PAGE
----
- Vong Phaophanit
- Collaborative Work
- Claire Oboussier
University Art Gallery, California State University, Stanislaus
All that’s solid melts into air (Karl Marx)
The desire of the film is to show rather than to say. The process of shooting the material, whilst conscious, is without intention it is both conscious and unconscious. My guiding principal is the rejection of cliche. I do not work with preconceived ideas of how I might use the material I am collecting. When filming I am acutely aware of the 'act' of filming I try to find a place, a balance, where I am not imposing myself or the camera. I try to act with discretion but also without becoming a voyeur or a spy I am always very conscious of the way I am 'taking' the images, to give them the greatest possible space from which to make their meaning. This is a delicate and precarious process. The scenes that I film are chosen simply because they 'touch' me in some way: a melancholic atmosphere, a particular light or sound, an unexpected scene, a trace... The images are simultaneously strange and familiar. Each shot is treated like a tableau, a fragment. For this particular project I have shot over 10 hours of material in this way during two visits to the town Luang Prabang in Laos. I am left with a mass of fragmented scenes, images and sounds.
It is at this point that a new creative process begins. There is no narrative structure the film evolves as a 'tissage' of images, places, sounds. Despite the apparently arbitrary nature of this process it is fascinating to see the language and new meaning that is generated through it it often seems is if there is a certain synchronicity at work. As with the 'act' of shooting, the process of editing involves giving the maximum space for the images to 'speak' in their own terms.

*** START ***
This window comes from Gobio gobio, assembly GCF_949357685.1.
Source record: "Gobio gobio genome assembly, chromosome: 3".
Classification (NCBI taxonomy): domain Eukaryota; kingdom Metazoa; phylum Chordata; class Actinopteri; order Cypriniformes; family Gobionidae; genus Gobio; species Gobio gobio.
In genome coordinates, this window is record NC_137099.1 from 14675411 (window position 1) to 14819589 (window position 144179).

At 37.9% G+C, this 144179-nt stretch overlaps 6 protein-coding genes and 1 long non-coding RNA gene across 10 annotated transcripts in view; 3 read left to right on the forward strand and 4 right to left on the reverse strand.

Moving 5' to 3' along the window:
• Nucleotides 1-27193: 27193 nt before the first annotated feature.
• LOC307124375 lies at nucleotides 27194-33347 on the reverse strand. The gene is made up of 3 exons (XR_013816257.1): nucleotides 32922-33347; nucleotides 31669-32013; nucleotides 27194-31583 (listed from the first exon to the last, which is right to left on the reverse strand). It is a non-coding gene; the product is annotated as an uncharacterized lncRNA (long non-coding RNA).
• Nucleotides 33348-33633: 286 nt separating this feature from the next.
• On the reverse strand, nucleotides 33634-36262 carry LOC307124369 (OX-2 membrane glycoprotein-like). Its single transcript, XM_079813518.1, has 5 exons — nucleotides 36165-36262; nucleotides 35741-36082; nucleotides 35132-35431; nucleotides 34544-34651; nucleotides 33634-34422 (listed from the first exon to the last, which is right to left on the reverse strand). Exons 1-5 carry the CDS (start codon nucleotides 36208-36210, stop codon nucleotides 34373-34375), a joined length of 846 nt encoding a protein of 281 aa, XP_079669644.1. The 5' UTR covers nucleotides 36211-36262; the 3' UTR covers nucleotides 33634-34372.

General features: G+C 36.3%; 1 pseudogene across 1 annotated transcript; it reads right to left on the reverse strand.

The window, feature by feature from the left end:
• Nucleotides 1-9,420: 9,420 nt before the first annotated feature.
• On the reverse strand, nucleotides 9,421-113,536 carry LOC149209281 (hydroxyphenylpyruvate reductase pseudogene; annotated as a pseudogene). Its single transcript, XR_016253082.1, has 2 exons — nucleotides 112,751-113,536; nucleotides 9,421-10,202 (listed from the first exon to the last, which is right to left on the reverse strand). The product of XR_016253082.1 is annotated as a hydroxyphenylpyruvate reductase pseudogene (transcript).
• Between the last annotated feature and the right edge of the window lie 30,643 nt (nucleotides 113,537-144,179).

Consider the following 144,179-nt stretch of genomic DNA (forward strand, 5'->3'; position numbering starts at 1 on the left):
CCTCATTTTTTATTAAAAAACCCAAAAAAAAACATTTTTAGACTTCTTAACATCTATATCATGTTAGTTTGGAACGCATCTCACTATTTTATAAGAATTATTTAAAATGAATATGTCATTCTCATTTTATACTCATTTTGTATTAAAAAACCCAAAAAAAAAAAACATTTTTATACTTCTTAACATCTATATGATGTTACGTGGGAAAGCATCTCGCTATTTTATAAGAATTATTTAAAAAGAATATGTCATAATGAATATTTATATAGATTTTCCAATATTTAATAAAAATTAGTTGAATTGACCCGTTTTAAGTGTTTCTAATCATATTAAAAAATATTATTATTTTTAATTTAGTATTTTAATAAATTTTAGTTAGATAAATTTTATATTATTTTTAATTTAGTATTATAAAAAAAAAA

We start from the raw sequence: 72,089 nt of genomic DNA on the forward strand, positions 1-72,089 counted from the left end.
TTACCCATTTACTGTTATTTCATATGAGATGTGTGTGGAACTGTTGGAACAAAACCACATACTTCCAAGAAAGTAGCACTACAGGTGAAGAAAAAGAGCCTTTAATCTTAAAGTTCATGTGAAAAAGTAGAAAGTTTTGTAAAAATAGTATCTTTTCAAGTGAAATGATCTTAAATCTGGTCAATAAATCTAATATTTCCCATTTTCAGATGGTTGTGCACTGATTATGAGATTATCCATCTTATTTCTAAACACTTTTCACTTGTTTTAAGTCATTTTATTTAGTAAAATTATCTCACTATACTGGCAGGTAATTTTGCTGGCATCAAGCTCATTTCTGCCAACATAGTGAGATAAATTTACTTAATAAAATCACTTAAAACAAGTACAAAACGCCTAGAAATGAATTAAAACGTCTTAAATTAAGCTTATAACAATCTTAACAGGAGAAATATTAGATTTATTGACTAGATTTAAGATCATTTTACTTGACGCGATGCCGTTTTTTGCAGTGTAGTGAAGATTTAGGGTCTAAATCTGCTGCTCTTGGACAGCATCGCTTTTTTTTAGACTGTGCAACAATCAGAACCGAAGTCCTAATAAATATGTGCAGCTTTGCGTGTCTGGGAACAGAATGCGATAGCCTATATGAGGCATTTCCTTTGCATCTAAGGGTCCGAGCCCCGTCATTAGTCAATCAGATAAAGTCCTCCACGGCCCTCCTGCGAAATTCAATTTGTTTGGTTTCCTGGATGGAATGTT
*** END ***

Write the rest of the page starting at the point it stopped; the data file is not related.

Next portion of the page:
This is the way I work; I show things and allow them to speak, I avoid any preconceived narrative but rather work towards a kind of liberation of the image/material so that it can create new meaning.
The text for the film (in the form of a voiceover) that Claire Oboussier is producing is generated alongside the images, simultaneously but independently, and without any direct or intentional relation to them. Claire's way of writing is close to my own process of making images described above we share a similar 'ethos' in our working processes. Her writing is the antithesis of descriptive or illustrative writing. Poetic, fragmented, oneiric the words will play the role of 'acoustic images' within the body of the film.
When, at the end of the editorial process, we 'place' the text in the film (as voice) - it is treated in exactly the some way as the images. We try to give image and word as much liberty as possible to generate their own discursive dimension. We experiment to see how different fragments of text and image behave when placed alongside each other it is a wonderful process to see meaning ‘in production' before one's eyes.